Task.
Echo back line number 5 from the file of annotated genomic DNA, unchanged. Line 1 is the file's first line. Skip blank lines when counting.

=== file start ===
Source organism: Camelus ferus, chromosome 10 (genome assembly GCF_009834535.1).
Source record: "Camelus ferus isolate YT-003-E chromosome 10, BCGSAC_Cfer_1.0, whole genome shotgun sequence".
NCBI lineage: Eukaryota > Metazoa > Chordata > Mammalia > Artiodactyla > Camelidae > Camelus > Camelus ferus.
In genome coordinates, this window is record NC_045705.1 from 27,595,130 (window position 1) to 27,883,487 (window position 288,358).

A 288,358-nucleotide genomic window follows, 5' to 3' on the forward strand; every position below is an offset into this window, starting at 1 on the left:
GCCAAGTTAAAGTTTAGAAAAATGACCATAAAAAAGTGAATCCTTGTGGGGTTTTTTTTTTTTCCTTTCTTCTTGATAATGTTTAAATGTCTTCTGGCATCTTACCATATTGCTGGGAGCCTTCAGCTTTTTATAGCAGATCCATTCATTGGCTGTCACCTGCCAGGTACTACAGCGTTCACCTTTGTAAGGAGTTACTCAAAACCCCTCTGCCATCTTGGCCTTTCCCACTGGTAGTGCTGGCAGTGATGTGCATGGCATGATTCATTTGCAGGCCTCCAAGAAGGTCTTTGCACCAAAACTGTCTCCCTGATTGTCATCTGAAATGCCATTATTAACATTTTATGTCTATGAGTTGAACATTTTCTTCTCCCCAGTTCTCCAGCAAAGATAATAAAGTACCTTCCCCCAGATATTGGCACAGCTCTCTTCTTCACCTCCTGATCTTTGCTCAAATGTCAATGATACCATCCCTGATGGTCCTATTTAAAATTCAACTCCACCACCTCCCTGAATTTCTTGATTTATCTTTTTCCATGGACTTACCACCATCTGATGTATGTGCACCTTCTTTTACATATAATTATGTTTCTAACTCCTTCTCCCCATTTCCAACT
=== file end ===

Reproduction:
A 288,358-nucleotide genomic window follows, 5' to 3' on the forward strand; every position below is an offset into this window, starting at 1 on the left: